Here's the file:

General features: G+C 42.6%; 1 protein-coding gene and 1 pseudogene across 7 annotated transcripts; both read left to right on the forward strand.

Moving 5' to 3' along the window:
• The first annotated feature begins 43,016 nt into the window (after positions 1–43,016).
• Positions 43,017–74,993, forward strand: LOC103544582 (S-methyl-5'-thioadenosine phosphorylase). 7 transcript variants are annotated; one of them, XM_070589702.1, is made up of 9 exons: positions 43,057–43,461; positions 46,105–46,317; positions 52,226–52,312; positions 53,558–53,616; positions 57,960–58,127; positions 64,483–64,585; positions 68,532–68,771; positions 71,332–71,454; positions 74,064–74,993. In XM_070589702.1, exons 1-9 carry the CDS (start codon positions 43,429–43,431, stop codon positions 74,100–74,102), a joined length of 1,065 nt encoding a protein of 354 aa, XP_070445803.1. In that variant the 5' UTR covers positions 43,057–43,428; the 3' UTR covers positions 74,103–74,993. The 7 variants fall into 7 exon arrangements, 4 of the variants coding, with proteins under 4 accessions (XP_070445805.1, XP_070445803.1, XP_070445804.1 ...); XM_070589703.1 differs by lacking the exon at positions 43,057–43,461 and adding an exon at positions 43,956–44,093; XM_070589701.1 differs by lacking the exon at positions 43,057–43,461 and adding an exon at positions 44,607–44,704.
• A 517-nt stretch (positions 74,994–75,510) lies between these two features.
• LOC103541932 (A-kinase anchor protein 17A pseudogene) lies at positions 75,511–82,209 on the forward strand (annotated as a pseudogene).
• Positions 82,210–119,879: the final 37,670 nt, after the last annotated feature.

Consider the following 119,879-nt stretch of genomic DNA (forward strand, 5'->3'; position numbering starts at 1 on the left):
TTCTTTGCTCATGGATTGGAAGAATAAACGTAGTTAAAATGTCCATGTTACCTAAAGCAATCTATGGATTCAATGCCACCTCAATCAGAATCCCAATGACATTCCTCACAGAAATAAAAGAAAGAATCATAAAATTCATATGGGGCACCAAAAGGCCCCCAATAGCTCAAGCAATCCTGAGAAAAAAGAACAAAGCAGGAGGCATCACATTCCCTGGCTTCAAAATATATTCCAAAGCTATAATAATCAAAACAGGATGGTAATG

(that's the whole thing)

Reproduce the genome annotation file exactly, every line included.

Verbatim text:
General features: G+C 42.6%; 1 protein-coding gene and 1 pseudogene across 7 annotated transcripts; both read left to right on the forward strand.

Moving 5' to 3' along the window:
• The first annotated feature begins 43,016 nt into the window (after positions 1–43,016).
• Positions 43,017–74,993, forward strand: LOC103544582 (S-methyl-5'-thioadenosine phosphorylase). 7 transcript variants are annotated; one of them, XM_070589702.1, is made up of 9 exons: positions 43,057–43,461; positions 46,105–46,317; positions 52,226–52,312; positions 53,558–53,616; positions 57,960–58,127; positions 64,483–64,585; positions 68,532–68,771; positions 71,332–71,454; positions 74,064–74,993. In XM_070589702.1, exons 1-9 carry the CDS (start codon positions 43,429–43,431, stop codon positions 74,100–74,102), a joined length of 1,065 nt encoding a protein of 354 aa, XP_070445803.1. In that variant the 5' UTR covers positions 43,057–43,428; the 3' UTR covers positions 74,103–74,993. The 7 variants fall into 7 exon arrangements, 4 of the variants coding, with proteins under 4 accessions (XP_070445805.1, XP_070445803.1, XP_070445804.1 ...); XM_070589703.1 differs by lacking the exon at positions 43,057–43,461 and adding an exon at positions 43,956–44,093; XM_070589701.1 differs by lacking the exon at positions 43,057–43,461 and adding an exon at positions 44,607–44,704.
• A 517-nt stretch (positions 74,994–75,510) lies between these two features.
• LOC103541932 (A-kinase anchor protein 17A pseudogene) lies at positions 75,511–82,209 on the forward strand (annotated as a pseudogene).
• Positions 82,210–119,879: the final 37,670 nt, after the last annotated feature.

Consider the following 119,879-nt stretch of genomic DNA (forward strand, 5'->3'; position numbering starts at 1 on the left):
TTCTTTGCTCATGGATTGGAAGAATAAACGTAGTTAAAATGTCCATGTTACCTAAAGCAATCTATGGATTCAATGCCACCTCAATCAGAATCCCAATGACATTCCTCACAGAAATAAAAGAAAGAATCATAAAATTCATATGGGGCACCAAAAGGCCCCCAATAGCTCAAGCAATCCTGAGAAAAAAGAACAAAGCAGGAGGCATCACATTCCCTGGCTTCAAAATATATTCCAAAGCTATAATAATCAAAACAGGATGGTAATG